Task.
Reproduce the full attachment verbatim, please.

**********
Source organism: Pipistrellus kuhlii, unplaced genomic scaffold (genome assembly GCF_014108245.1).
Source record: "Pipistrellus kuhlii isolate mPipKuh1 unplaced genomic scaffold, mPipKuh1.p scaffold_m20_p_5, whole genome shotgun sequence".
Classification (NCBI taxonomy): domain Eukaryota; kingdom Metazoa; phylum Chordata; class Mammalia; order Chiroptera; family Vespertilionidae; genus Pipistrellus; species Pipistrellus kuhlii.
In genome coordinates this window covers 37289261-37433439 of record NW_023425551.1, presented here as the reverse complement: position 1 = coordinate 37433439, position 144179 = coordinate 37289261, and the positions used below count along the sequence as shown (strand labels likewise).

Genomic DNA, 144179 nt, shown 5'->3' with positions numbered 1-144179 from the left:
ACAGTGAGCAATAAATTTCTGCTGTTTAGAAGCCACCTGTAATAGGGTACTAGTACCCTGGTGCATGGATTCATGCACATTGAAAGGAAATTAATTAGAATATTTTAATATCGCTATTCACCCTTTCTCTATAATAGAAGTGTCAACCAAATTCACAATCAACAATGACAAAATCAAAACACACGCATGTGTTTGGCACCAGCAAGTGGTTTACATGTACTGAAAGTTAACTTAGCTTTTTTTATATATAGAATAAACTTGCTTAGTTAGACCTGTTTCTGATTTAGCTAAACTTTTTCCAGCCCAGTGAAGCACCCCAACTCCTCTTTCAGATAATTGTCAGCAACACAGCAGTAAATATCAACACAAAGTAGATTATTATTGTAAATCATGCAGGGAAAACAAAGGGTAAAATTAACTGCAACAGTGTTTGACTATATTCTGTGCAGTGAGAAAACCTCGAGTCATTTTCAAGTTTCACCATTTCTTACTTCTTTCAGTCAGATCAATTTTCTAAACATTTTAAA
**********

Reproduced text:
Source organism: Pipistrellus kuhlii, unplaced genomic scaffold (genome assembly GCF_014108245.1).
Source record: "Pipistrellus kuhlii isolate mPipKuh1 unplaced genomic scaffold, mPipKuh1.p scaffold_m20_p_5, whole genome shotgun sequence".
Classification (NCBI taxonomy): domain Eukaryota; kingdom Metazoa; phylum Chordata; class Mammalia; order Chiroptera; family Vespertilionidae; genus Pipistrellus; species Pipistrellus kuhlii.
In genome coordinates this window covers 37289261-37433439 of record NW_023425551.1, presented here as the reverse complement: position 1 = coordinate 37433439, position 144179 = coordinate 37289261, and the positions used below count along the sequence as shown (strand labels likewise).

Genomic DNA, 144179 nt, shown 5'->3' with positions numbered 1-144179 from the left:
ACAGTGAGCAATAAATTTCTGCTGTTTAGAAGCCACCTGTAATAGGGTACTAGTACCCTGGTGCATGGATTCATGCACATTGAAAGGAAATTAATTAGAATATTTTAATATCGCTATTCACCCTTTCTCTATAATAGAAGTGTCAACCAAATTCACAATCAACAATGACAAAATCAAAACACACGCATGTGTTTGGCACCAGCAAGTGGTTTACATGTACTGAAAGTTAACTTAGCTTTTTTTATATATAGAATAAACTTGCTTAGTTAGACCTGTTTCTGATTTAGCTAAACTTTTTCCAGCCCAGTGAAGCACCCCAACTCCTCTTTCAGATAATTGTCAGCAACACAGCAGTAAATATCAACACAAAGTAGATTATTATTGTAAATCATGCAGGGAAAACAAAGGGTAAAATTAACTGCAACAGTGTTTGACTATATTCTGTGCAGTGAGAAAACCTCGAGTCATTTTCAAGTTTCACCATTTCTTACTTCTTTCAGTCAGATCAATTTTCTAAACATTTTAAA